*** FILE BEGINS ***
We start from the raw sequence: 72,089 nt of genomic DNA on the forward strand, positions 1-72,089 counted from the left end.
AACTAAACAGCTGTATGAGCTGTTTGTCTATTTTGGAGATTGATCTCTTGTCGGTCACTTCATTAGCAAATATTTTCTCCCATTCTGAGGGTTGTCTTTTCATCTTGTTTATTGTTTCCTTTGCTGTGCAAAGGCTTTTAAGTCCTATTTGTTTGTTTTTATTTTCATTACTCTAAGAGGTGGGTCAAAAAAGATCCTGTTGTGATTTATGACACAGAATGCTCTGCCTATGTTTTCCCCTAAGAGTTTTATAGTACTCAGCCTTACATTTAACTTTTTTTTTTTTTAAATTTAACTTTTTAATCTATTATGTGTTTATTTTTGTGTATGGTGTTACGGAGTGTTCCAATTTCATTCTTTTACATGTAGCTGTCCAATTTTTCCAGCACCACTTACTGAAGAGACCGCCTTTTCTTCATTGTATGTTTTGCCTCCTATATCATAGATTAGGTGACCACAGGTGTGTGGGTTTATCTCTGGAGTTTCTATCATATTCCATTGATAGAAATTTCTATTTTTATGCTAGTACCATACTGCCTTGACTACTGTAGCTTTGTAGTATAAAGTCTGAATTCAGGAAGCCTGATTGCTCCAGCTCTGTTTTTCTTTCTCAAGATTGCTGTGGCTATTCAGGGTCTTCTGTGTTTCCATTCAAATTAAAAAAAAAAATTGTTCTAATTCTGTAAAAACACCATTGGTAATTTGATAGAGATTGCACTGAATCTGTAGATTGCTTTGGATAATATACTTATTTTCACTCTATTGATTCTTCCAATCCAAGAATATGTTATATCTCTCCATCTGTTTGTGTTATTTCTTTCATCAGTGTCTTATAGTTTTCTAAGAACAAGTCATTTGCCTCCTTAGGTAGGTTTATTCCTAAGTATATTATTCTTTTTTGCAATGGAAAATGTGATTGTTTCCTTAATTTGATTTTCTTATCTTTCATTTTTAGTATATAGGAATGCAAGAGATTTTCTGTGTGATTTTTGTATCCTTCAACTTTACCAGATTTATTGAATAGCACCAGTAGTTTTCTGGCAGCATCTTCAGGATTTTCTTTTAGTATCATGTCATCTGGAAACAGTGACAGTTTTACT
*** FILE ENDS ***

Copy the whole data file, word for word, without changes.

We start from the raw sequence: 72,089 nt of genomic DNA on the forward strand, positions 1-72,089 counted from the left end.
AACTAAACAGCTGTATGAGCTGTTTGTCTATTTTGGAGATTGATCTCTTGTCGGTCACTTCATTAGCAAATATTTTCTCCCATTCTGAGGGTTGTCTTTTCATCTTGTTTATTGTTTCCTTTGCTGTGCAAAGGCTTTTAAGTCCTATTTGTTTGTTTTTATTTTCATTACTCTAAGAGGTGGGTCAAAAAAGATCCTGTTGTGATTTATGACACAGAATGCTCTGCCTATGTTTTCCCCTAAGAGTTTTATAGTACTCAGCCTTACATTTAACTTTTTTTTTTTTTAAATTTAACTTTTTAATCTATTATGTGTTTATTTTTGTGTATGGTGTTACGGAGTGTTCCAATTTCATTCTTTTACATGTAGCTGTCCAATTTTTCCAGCACCACTTACTGAAGAGACCGCCTTTTCTTCATTGTATGTTTTGCCTCCTATATCATAGATTAGGTGACCACAGGTGTGTGGGTTTATCTCTGGAGTTTCTATCATATTCCATTGATAGAAATTTCTATTTTTATGCTAGTACCATACTGCCTTGACTACTGTAGCTTTGTAGTATAAAGTCTGAATTCAGGAAGCCTGATTGCTCCAGCTCTGTTTTTCTTTCTCAAGATTGCTGTGGCTATTCAGGGTCTTCTGTGTTTCCATTCAAATTAAAAAAAAAAATTGTTCTAATTCTGTAAAAACACCATTGGTAATTTGATAGAGATTGCACTGAATCTGTAGATTGCTTTGGATAATATACTTATTTTCACTCTATTGATTCTTCCAATCCAAGAATATGTTATATCTCTCCATCTGTTTGTGTTATTTCTTTCATCAGTGTCTTATAGTTTTCTAAGAACAAGTCATTTGCCTCCTTAGGTAGGTTTATTCCTAAGTATATTATTCTTTTTTGCAATGGAAAATGTGATTGTTTCCTTAATTTGATTTTCTTATCTTTCATTTTTAGTATATAGGAATGCAAGAGATTTTCTGTGTGATTTTTGTATCCTTCAACTTTACCAGATTTATTGAATAGCACCAGTAGTTTTCTGGCAGCATCTTCAGGATTTTCTTTTAGTATCATGTCATCTGGAAACAGTGACAGTTTTACT